I was in Camden on Saturday afternoon when I first started to read the rumours on Twitter that Amy Winehouse had died at her home.
Being the inquisitive journalist, I easily found her address and by the time I'd arrived there were numerous police officers, snappers and large swathes of Camden Square were cordoned off with officers everywhere. It was clear something gravely serious had happened.
Because the newsdesk at BBC Television Centre had dispatched trucks, crews and reporters, I was free to revert to an ordinary member of the public at an international news event that would, for a few hours, become a huge focus of attention.
Members of the public who'd already turned up had read about what was happening on Twitter. One bloke I spoke to said he found where Amy Winehouse had lived because someone in Camden Square had geotagged their tweet.
One of the snappers shouted: "Poor girl's gone..." Everyone then checked their Twitter to confirm that it was true.
I noticed a surge in followers of my Twitter account - a picture I'd posted on TwitPic had been picked up by @BreakingNews, the service with more than 2.5 million followers.
Having worked at the BBC's UGC Hub in the past, I understand how valuable stills can be to rolling news, so I was conscious that pictures I was posting could be picked up and used by websites around the world without my permission.
I was also getting requests via Twitter from media organisations outside of the UK to speak. My loyalty to the BBC prevented me from doing so, though I would have been happy to.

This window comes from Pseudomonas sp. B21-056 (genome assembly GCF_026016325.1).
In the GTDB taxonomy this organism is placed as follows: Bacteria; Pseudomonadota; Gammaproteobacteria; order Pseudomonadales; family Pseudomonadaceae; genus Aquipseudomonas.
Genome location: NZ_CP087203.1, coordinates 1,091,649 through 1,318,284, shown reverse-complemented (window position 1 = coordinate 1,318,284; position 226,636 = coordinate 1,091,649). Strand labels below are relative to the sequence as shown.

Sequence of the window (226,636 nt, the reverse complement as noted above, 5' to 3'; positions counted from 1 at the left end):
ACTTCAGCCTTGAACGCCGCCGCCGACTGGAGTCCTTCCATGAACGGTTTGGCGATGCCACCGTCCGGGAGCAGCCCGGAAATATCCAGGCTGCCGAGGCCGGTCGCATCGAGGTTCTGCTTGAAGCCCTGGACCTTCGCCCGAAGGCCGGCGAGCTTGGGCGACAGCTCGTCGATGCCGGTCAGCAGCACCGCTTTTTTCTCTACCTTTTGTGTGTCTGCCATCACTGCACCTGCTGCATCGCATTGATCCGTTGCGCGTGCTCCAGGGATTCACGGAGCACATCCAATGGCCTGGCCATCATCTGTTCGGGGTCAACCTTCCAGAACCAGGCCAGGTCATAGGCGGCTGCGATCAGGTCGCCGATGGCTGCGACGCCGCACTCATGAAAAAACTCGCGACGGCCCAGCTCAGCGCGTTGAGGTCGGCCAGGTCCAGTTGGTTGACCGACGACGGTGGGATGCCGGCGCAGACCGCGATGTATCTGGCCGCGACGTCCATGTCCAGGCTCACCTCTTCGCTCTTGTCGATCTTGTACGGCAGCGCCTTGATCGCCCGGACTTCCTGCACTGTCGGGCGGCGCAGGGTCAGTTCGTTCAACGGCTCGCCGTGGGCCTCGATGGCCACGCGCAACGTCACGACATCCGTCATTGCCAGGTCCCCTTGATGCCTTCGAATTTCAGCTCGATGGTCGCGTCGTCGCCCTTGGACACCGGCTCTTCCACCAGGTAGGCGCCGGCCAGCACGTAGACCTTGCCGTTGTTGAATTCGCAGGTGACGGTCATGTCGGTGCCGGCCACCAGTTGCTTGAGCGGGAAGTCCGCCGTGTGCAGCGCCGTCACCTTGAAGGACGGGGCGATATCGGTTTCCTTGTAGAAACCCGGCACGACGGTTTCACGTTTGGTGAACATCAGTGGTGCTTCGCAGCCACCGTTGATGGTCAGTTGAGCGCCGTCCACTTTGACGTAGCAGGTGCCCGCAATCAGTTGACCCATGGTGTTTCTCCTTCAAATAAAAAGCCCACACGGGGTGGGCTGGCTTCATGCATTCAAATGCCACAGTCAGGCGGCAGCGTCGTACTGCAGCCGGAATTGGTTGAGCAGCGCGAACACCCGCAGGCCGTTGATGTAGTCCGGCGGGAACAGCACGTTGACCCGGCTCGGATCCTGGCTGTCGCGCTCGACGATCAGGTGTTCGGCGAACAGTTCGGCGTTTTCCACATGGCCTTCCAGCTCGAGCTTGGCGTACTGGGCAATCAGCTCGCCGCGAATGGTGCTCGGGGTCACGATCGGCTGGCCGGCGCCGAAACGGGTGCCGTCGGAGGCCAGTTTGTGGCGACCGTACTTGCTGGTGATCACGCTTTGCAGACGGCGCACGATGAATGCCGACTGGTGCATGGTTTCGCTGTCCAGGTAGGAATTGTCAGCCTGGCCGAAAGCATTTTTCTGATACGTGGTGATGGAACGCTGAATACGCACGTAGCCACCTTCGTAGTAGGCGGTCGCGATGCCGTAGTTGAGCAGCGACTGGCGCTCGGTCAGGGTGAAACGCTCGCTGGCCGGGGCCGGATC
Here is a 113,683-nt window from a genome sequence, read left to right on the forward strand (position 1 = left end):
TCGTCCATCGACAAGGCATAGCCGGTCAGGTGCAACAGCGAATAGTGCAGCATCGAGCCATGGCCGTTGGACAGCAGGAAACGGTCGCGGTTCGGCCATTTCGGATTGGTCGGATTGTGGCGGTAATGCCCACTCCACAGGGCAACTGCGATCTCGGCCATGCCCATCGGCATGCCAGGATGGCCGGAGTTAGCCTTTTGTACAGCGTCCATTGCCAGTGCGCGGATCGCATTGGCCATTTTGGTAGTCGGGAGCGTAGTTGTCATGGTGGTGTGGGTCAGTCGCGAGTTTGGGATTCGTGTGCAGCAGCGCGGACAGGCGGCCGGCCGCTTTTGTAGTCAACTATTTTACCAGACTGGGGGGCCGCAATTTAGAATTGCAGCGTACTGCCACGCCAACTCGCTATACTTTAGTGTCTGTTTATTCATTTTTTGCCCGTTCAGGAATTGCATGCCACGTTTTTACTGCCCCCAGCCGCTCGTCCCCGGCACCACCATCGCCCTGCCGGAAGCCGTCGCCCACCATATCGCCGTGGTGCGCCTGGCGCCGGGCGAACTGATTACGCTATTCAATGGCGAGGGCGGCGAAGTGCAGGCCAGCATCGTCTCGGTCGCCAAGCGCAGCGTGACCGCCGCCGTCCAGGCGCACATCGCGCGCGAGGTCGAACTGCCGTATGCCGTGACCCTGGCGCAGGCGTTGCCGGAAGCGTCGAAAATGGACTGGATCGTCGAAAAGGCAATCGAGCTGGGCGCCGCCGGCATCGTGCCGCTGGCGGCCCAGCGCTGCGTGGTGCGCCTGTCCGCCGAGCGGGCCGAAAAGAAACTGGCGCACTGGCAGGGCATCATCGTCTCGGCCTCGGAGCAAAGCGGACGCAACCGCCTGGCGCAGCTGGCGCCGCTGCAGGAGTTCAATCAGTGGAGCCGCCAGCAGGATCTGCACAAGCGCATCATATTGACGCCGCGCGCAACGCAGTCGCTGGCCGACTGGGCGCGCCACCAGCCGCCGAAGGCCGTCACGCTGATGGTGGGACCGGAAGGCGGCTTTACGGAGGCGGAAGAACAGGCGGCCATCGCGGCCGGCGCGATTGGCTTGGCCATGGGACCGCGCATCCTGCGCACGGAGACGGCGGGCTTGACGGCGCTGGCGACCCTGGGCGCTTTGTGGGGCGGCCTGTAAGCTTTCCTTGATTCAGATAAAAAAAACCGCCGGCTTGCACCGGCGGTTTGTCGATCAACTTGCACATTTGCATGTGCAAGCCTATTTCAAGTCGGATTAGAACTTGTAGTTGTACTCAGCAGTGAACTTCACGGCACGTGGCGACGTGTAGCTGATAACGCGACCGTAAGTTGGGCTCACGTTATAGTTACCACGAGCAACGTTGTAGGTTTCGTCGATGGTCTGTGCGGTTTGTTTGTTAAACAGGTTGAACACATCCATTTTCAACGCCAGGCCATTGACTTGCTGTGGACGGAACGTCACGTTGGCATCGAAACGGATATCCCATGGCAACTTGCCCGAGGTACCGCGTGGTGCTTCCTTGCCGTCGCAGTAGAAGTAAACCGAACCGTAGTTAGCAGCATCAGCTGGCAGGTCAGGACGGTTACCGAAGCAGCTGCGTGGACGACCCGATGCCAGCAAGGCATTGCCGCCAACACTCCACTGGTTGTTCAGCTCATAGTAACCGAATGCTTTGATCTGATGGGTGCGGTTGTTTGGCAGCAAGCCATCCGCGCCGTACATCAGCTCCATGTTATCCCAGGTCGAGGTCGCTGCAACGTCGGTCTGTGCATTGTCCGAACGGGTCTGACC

In short, if a news organisation anywhere in the world had been savvy enough, it could easily have reported the tragedy live from the location thanks to the internet, and it wouldn't have cost it anything.
Surely another indication of how the age of traditional media is over? Definitely not.
The photos I took with my phone were indeed used on foreign news websites at no cost to them, but they were just that: pictures taken with a phone. They are no match for a skilled pap with an enormous camera and telephoto lens, linked to Fleet Street via their laptop.
I could easily have talked to a US news organisation about my experience, but what do I know? I couldn't add understanding or context for their audience - that's the job of their reporter.
News is more than just an eyewitness and a mobile phone picture.
In fact, if you look back at the coverage of Amy Winehouse's tragic death, the only way social media had an impact on the story was the rush of celebrities publishing their condolences. In real times that simply meant a few less phone calls from journalists to publicists.
The trapped miners in Chile, MPs' expenses, the hacking scandal, last year's general election, the Japanese earthquake and the horrific events in Norway - did social media add value to the reporting of any of those stories?
Of course there will always be the very rare exceptions, like an aircraft landing on the Hudson River.
By Saturday evening more than 15,000 people had clicked to look at photos I'd posted from Camden Square (above) - nearly the same amount as those who'd clicked via all of BBC News' accounts to see the first photo of the NASA shuttle Atlantis arriving on earth after its last mission.
I had thousands of people who started to follow me because I was outside Amy Winehouse's home as the news broke, but they 'unfollowed' me just as quickly on Sunday when I tweeted about my neighbour's inability to light their barbecue.
Social media is a hugely powerful tool whose importance many news organsations are yet to grasp. But if you believe that it's going to fundamentally change the way news is gathered and reported, I think you're wrong.
Robert Coxwell is a multimedia journalist in the BBC newsroom. He was one of the launch producers of the BBC TV programme Your News, the first show on British television based entirely on user-generated content. Prior to joining the BBC, he worked at Sky News.